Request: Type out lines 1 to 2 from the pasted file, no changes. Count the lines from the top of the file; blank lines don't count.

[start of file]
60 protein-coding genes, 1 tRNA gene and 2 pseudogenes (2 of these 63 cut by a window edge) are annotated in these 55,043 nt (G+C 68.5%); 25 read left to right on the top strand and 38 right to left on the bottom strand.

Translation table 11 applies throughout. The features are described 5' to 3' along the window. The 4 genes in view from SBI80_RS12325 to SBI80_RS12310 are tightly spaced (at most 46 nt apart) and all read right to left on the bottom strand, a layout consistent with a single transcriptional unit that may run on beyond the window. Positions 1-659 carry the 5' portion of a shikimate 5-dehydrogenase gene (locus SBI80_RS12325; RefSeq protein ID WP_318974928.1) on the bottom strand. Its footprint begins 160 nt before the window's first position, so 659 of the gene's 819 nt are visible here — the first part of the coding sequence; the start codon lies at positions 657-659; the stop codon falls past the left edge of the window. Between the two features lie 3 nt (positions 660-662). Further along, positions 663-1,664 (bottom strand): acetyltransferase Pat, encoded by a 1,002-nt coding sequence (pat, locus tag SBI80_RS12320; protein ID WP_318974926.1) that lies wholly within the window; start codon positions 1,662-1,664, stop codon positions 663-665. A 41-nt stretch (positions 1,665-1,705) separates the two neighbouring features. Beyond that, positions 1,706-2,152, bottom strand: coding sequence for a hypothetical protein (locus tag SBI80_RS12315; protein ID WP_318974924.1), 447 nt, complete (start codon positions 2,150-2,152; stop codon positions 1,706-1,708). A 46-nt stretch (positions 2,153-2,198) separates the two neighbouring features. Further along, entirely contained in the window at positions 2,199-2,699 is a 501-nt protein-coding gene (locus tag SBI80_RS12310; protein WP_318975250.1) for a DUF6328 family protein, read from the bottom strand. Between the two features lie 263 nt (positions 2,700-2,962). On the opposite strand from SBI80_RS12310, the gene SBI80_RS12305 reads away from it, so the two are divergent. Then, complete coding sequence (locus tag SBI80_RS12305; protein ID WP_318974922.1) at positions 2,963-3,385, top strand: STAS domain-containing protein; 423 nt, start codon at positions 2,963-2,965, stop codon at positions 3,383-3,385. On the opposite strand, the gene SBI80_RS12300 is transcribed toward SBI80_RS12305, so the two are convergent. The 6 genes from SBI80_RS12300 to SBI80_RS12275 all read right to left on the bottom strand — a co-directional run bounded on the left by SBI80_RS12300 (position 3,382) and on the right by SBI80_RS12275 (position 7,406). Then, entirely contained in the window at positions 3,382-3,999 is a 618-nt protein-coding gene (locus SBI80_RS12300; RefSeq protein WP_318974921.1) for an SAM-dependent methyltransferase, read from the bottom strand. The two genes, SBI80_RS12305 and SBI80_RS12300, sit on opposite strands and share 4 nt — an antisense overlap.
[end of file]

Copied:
60 protein-coding genes, 1 tRNA gene and 2 pseudogenes (2 of these 63 cut by a window edge) are annotated in these 55,043 nt (G+C 68.5%); 25 read left to right on the top strand and 38 right to left on the bottom strand.

Translation table 11 applies throughout. The features are described 5' to 3' along the window. The 4 genes in view from SBI80_RS12325 to SBI80_RS12310 are tightly spaced (at most 46 nt apart) and all read right to left on the bottom strand, a layout consistent with a single transcriptional unit that may run on beyond the window. Positions 1-659 carry the 5' portion of a shikimate 5-dehydrogenase gene (locus SBI80_RS12325; RefSeq protein ID WP_318974928.1) on the bottom strand. Its footprint begins 160 nt before the window's first position, so 659 of the gene's 819 nt are visible here — the first part of the coding sequence; the start codon lies at positions 657-659; the stop codon falls past the left edge of the window. Between the two features lie 3 nt (positions 660-662). Further along, positions 663-1,664 (bottom strand): acetyltransferase Pat, encoded by a 1,002-nt coding sequence (pat, locus tag SBI80_RS12320; protein ID WP_318974926.1) that lies wholly within the window; start codon positions 1,662-1,664, stop codon positions 663-665. A 41-nt stretch (positions 1,665-1,705) separates the two neighbouring features. Beyond that, positions 1,706-2,152, bottom strand: coding sequence for a hypothetical protein (locus tag SBI80_RS12315; protein ID WP_318974924.1), 447 nt, complete (start codon positions 2,150-2,152; stop codon positions 1,706-1,708). A 46-nt stretch (positions 2,153-2,198) separates the two neighbouring features. Further along, entirely contained in the window at positions 2,199-2,699 is a 501-nt protein-coding gene (locus tag SBI80_RS12310; protein WP_318975250.1) for a DUF6328 family protein, read from the bottom strand. Between the two features lie 263 nt (positions 2,700-2,962). On the opposite strand from SBI80_RS12310, the gene SBI80_RS12305 reads away from it, so the two are divergent. Then, complete coding sequence (locus tag SBI80_RS12305; protein ID WP_318974922.1) at positions 2,963-3,385, top strand: STAS domain-containing protein; 423 nt, start codon at positions 2,963-2,965, stop codon at positions 3,383-3,385. On the opposite strand, the gene SBI80_RS12300 is transcribed toward SBI80_RS12305, so the two are convergent. The 6 genes from SBI80_RS12300 to SBI80_RS12275 all read right to left on the bottom strand — a co-directional run bounded on the left by SBI80_RS12300 (position 3,382) and on the right by SBI80_RS12275 (position 7,406). Then, entirely contained in the window at positions 3,382-3,999 is a 618-nt protein-coding gene (locus SBI80_RS12300; RefSeq protein WP_318974921.1) for an SAM-dependent methyltransferase, read from the bottom strand. The two genes, SBI80_RS12305 and SBI80_RS12300, sit on opposite strands and share 4 nt — an antisense overlap.